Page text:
What is JWH 018 (1-pentyl-3-(1-naphthoyl)indole) ?
JWH 018 (1-pentyl-3-(1-naphthoyl)indole) or AM-678 is an analgesic chemical from the naphthoylindole family that acts as a full agonist at both the CB1 and CB2 cannabinoid receptors, with some selectivity for CB2. It produces effects in animals similar to those of tetrahydrocannabinol (THC), a cannabinoid naturally present in cannabis, leading to its use in synthetic cannabis products that in some countries are sold legally as “incense blends”
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Fatalities associated with synthetic cannabinoids use
Fatalities associated with synthetic cannabinoid abuse have been reported. Shanks et al. reported three cases where fatalities were associated with synthetic cannabinoid use. In case one, a 57-year old man died due to the use of JWH-018. The cardiac blood showed 199 ng/mL of JWH-018 along with other prescription drugs. In the second case, a 52-year old year man died who showed 19.6 ng/mL of JWH-018 and 68.3 ng/mL of JWH-073 in cardiac blood. In the third case, a 29-year old man died who showed only the presence of JWH-018 (83.3 ng/mL) in the cardiac blood but no other drug. Labay et al. recently reviewed cases where death was related to the use of synthetic cannabinoids.
The authors identified six deaths related to abuse of JWH-018 (postmortem blood levels: 0.11–0.65 ng/mL), six deaths related to abuse of JWH-122, six deaths related to abuse of JWH-210, one each associated with abuse of JWH-175 and JWH-250, respectively. In addition, two fatalities associated with abuse of XLR-11 and nine fatalities associated with abuse of AM-2201 (postmortem blood levels: 0.13–17.0 ng/mL) were also reported. Patton et al. also reported the death of a 23-year old man due to AM-2201 overdose. The metabolite of AM-2201 was detected in the postmortem blood.
Death due to use of synthetic cannabinoids (S)-methyl-2-(1-(5-fluoropentyl)-1H-indazole-3-carboxamido)-3-methylbutanoate (5F-AMB), a new synthetic cannabinoid first reported in Japan in early 2014, has also been reported. The concentration of 5F-AMB was only 0.3 ng/mL. However, the authors concluded that the death was accidental. Shanks et al. described a death associated with use of a new synthetic cannabinoid ADB-4-fluorobenzyl-1H-indazole-3-carboxamide (FUBINACA). In this drug, 1-amino-3,3-dimethoxy-1-oxobutane-2yl (ABD) group is linked with the FUBINACA base at the amide group. The concentration of this relatively new synthetic cannabinoid in the postmortem blood was 7.3 ng/mL.
USES of JWH 018
At least one case of JWH-018 dependence has been reported by the media. The user consumed JWH-018 daily for eight months. Withdrawal symptoms were more severe than those experienced as a result of cannabis dependence. JWH-018 has been shown to cause profound changes in CB1 receptor density following administration, causing desensitization to its effects more rapidly than related cannabinoids.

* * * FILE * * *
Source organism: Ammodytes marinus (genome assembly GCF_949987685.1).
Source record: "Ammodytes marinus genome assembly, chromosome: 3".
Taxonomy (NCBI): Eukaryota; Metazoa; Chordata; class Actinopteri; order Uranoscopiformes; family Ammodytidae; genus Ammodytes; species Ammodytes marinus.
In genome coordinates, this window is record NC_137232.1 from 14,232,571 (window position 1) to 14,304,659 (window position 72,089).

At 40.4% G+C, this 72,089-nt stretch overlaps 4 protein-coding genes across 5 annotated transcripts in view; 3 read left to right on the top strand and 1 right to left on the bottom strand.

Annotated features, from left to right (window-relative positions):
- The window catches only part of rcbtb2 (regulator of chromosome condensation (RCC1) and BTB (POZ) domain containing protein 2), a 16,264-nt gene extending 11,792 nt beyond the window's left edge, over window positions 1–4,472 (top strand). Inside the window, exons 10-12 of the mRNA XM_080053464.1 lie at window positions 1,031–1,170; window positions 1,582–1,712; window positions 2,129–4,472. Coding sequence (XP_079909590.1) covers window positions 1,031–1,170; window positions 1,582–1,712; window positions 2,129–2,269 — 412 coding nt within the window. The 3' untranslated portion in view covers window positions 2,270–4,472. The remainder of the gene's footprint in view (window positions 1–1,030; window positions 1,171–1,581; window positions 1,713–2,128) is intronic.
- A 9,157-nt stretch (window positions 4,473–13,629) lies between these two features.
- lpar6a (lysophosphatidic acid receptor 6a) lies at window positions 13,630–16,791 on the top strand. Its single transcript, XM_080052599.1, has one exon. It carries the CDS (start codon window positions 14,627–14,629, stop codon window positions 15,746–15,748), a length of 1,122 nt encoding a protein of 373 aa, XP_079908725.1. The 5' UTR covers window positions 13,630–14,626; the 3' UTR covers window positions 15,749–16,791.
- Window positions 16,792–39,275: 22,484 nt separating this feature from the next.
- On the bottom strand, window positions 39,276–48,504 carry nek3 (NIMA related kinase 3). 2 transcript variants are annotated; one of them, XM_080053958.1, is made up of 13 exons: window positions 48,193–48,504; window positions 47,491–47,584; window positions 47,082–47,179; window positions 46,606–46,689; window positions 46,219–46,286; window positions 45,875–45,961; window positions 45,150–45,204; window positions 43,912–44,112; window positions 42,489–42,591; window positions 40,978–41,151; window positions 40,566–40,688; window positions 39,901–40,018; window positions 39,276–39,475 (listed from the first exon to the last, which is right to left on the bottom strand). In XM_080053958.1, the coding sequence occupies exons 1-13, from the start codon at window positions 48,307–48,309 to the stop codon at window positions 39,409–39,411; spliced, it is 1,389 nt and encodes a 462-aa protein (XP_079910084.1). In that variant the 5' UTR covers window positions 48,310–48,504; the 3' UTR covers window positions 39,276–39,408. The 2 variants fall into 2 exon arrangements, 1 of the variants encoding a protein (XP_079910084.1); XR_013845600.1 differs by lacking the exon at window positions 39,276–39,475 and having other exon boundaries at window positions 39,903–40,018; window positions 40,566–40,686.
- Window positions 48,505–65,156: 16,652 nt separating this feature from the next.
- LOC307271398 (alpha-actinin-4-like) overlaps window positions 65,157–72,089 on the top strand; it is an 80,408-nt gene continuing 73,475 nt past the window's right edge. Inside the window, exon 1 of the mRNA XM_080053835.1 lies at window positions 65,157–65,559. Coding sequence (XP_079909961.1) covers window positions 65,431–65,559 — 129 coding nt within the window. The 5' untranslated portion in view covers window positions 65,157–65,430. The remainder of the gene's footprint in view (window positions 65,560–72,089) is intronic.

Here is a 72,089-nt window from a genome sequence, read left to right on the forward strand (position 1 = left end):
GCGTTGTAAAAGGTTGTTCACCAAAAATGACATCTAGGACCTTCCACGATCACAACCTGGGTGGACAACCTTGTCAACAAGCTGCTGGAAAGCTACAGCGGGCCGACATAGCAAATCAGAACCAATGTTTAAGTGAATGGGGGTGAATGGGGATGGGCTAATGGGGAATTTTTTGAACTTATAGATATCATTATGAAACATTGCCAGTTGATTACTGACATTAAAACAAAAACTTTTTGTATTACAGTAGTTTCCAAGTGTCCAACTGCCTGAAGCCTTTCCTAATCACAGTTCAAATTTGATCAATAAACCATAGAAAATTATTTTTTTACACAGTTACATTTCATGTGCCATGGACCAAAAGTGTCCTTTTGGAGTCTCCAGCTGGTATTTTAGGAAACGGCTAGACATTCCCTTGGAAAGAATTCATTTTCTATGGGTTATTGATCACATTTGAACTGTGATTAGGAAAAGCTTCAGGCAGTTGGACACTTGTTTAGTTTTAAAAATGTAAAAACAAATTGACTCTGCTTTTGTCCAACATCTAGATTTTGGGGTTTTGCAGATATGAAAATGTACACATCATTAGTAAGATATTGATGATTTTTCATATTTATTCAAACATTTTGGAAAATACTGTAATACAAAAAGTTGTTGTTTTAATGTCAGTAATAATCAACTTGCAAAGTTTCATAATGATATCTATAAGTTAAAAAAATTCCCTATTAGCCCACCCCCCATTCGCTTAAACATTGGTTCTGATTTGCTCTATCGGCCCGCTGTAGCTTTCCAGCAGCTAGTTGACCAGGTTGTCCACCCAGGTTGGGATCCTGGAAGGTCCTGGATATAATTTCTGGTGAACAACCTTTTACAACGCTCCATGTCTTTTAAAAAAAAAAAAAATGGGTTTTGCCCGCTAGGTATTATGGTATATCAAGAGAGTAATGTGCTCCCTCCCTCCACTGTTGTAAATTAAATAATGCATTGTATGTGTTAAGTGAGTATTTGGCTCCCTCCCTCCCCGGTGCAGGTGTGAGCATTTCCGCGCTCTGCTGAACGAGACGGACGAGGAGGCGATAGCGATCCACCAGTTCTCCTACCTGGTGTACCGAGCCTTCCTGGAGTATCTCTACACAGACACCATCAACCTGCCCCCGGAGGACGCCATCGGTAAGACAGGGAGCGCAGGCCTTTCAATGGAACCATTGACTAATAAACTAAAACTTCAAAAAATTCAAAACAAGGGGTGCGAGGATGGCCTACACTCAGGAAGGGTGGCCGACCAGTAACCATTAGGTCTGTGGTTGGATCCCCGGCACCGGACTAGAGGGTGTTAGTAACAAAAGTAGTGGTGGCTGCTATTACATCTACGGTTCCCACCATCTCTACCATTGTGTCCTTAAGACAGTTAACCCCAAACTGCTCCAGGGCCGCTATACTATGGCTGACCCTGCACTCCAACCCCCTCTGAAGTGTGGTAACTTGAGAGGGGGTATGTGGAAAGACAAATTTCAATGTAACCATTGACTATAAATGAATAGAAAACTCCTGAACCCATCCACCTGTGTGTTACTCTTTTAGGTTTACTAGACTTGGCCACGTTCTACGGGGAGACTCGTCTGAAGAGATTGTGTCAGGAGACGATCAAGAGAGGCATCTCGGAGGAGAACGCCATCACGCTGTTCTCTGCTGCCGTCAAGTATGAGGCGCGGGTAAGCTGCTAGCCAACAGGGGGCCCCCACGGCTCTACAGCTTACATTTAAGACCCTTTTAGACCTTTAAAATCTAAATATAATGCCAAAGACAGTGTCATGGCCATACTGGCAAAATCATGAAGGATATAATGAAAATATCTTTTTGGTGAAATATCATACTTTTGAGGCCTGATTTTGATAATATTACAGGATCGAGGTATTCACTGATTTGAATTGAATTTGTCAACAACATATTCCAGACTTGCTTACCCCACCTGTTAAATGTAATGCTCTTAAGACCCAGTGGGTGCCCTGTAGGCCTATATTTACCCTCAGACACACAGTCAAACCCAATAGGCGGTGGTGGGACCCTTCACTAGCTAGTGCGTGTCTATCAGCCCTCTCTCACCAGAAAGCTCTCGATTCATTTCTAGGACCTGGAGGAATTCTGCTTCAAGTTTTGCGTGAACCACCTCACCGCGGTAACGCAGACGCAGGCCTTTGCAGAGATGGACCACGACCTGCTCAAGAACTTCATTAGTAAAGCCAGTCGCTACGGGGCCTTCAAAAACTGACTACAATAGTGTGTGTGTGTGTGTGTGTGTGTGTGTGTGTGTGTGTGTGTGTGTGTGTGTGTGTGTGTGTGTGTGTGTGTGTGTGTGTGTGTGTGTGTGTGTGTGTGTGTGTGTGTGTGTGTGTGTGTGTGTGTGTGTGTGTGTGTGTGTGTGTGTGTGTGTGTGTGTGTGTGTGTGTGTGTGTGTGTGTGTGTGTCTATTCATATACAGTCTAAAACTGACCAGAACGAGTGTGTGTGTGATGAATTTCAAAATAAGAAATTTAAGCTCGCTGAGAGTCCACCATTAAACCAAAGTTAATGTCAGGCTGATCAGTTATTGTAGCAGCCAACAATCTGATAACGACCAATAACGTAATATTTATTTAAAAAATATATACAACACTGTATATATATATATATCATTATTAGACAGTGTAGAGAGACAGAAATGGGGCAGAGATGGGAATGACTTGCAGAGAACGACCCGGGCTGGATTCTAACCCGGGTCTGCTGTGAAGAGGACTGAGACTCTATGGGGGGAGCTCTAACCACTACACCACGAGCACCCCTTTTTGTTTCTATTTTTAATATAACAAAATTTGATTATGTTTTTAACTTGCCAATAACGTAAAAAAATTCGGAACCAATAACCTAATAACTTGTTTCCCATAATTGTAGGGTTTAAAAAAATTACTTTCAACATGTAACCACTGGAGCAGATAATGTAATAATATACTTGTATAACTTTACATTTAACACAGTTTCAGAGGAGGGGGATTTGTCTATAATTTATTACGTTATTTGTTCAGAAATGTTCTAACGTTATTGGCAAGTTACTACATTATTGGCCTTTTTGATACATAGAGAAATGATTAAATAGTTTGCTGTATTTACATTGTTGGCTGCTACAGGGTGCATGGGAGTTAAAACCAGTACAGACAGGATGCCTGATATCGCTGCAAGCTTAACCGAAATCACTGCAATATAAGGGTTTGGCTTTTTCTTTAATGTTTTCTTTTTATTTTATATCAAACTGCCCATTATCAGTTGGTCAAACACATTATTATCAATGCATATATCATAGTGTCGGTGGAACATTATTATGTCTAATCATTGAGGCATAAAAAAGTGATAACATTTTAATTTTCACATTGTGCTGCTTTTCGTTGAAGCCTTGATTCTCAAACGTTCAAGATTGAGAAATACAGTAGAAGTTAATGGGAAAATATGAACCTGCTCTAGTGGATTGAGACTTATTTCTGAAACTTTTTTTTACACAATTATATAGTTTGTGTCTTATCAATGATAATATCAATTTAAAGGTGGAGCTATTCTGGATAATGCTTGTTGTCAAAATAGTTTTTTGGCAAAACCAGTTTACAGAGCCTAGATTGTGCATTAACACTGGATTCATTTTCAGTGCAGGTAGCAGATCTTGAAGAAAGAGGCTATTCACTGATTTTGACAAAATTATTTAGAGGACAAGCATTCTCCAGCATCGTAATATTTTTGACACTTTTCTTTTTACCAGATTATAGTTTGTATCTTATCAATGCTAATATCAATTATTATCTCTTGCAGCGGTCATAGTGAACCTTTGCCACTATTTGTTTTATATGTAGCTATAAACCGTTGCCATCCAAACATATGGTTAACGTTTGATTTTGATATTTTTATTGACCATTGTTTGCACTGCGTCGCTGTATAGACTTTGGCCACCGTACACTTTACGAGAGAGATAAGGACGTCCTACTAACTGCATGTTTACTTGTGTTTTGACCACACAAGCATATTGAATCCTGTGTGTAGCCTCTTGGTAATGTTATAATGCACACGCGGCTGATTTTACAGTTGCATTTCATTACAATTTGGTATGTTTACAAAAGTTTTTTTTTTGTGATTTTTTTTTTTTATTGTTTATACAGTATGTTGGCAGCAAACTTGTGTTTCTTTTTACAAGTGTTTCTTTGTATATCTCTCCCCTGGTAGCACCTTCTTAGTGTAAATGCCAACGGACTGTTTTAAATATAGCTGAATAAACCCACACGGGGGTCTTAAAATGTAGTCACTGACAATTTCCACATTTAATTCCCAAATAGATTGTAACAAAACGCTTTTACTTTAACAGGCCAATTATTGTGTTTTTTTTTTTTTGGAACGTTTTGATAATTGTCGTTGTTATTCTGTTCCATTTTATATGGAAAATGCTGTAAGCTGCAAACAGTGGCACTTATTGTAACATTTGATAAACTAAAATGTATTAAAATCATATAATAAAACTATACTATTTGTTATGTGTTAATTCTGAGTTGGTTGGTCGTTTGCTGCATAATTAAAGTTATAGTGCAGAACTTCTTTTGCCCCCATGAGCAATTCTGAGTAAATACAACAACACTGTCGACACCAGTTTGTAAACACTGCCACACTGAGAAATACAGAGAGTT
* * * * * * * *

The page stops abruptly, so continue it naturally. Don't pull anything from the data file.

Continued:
On October 15, 2011, Anderson County coroner Greg Shore attributed the death of a South Carolina college basketball player to “drug toxicity and organ failure” caused by JWH-018. An email dated Nov 4, 2011 concerning the case was finally released by the city of Anderson S.C. on Dec 16, 2011 under the Freedom of Information Act after multiple requests by media to see the information had been denied.
Compared to THC, which is a partial agonist at CB1 receptors, and many synthetic cannabinoids, are full agonists. THC has been shown to inhibit GABA receptor neurotransmission in the brain via several pathways. It may cause intense anxiety, agitation, and, in rare cases (generally with non-regular JWH users), has been assumed to have been the cause of seizures and convulsions by inhibiting GABA neurotransmission more effectively than THC. Cannabinoid receptor full agonists may present serious dangers to the user when used to excess.
Various physical and psychological adverse effects have been reported from the use. One study reported psychotic relapses and anxiety symptoms in well-treated patients with mental illness following this inhalation. Due to concerns about the potential of JWH-018 and other synthetic cannabinoids to cause psychosis in vulnerable individuals, it has been recommended that people with risk factors for psychotic illnesses (like a past or family history of psychosis) not use these substances.
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